The simplest answer is this one: If you have a player who is big league ready and a spot on your roster where they can consistently play and improve your chances of winning, you're hurting your chances of winning by keeping them in the minors.

Furthermore, a spot on the Opening Day roster in 2009 is no guarantee of a big payday in arbitration in 2012. Beware of counting your chickens before they've hatched, because any of the following could still happen:
  • The player could underperform and be sent back to the minors.
  • The player could have a career-altering injury that ends their big league time or dramatically alters their effectiveness.
  • The player could be traded and their arbitration clock could become someone else's problem.
  • The player could just turn out to be a disappointment, meaning their value when they hit arbitration won't be that high anyway.
  • If free agency is what you're afraid of, the player could sign a long-term deal that eliminates the cost uncertainty of arbitration or the possibility of free agency.
Here's the simplest economics lesson I've ever delivered: Presented with the possibility of improvement now or an unknown amount of possible financial gain six years from now, you should almost always choose the current option.

Step 3: The cautionary tale

In 2007, Ryan Braun was knocking on the door of the big leagues, but was left off the Opening Day roster. In his place, Craig Counsell and Tony Graffanino split time at third base, and posted the following lines:

Counsell: .231/.360/.308
Graffanino: .187/.261/.234
Combined: .207/.311/.268

On May 25, Braun was finally called up, and posted the following line over 113 games: .324/.370/.634. If you don't want to do the math for yourself, he outperformed Counsell and Graffanino by 431 OPS points.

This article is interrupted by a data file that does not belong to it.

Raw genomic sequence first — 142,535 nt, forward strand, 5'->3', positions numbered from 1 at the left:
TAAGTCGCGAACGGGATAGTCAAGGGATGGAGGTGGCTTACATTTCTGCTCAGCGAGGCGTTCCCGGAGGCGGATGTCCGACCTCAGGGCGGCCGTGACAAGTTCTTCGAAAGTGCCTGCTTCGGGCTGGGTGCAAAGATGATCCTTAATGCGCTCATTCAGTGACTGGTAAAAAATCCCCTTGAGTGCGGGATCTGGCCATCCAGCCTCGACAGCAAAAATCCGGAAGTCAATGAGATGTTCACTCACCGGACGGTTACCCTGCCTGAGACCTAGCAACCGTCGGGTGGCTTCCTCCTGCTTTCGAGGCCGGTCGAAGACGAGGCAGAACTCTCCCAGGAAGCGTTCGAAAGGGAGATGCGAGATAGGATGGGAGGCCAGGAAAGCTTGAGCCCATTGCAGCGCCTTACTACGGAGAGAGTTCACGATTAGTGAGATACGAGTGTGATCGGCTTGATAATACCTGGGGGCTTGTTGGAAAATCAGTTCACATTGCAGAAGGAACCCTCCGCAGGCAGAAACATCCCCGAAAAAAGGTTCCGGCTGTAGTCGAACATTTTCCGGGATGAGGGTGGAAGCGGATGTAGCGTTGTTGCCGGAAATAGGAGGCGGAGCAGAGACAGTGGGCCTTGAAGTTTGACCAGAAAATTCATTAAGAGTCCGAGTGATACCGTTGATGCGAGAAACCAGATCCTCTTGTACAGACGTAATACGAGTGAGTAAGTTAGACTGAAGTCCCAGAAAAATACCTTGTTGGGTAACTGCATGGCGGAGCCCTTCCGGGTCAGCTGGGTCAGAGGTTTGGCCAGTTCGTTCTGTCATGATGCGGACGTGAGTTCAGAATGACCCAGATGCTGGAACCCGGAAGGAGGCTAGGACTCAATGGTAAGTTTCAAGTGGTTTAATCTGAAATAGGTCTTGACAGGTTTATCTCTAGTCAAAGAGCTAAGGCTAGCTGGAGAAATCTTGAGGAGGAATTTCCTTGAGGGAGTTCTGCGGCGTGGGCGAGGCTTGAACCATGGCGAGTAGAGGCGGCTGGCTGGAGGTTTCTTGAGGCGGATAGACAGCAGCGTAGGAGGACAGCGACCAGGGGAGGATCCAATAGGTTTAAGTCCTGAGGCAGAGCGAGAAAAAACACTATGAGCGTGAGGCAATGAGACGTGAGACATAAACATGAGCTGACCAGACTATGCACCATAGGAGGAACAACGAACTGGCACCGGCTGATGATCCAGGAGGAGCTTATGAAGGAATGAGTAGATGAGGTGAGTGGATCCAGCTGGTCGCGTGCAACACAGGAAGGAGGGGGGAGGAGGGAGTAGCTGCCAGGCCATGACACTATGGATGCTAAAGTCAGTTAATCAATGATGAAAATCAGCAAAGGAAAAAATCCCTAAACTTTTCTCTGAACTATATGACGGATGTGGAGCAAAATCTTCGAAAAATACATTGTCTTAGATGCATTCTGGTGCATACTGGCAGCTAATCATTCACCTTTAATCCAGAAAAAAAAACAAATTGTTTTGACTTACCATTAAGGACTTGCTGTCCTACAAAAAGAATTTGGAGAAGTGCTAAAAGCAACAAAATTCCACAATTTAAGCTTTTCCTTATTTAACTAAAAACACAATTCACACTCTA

Of course, we'd be missing something if we didn't factor in Braun's defense at third, which was abysmal at best. Braun cost the Brewers an estimated 37 runs in the field during his 113 games. Taking the average, let's assume he would have cost the Brewers an additional 15 runs in the field if he had played third base all season.

Using the Baseball Musings Lineup Analysis Tool, we can project that a Brewer lineup featuring Braun for the entire season would have scored a little over 5.2 runs per game. With Counsellino in his place, they projected for a little over 4.7. If we call the difference .5, then leaving Braun in AAA cost the Brewers 23.5 runs at the plate. Taking the difference, missing two months of Braun cost the Brewers 8.5 runs, or roughly .85 wins. The Brewers only missed the playoffs by two games, so the difference is significant.


None of the trio of Gamel, Escobar and Salome will likely have the 2009 impact that Ryan Braun could have had in 2007, even given a full season of playing time. And, for that matter, the trio of Hall, Lamb and McGehee would be hard pressed to be worse than Counsell and Graffanino were offensively. But with that said, if the Brewers have prospects that are ready and the team would be better off by having them on the roster, then they should be here and the team can cross 2012's arbitration bridge when they come to it.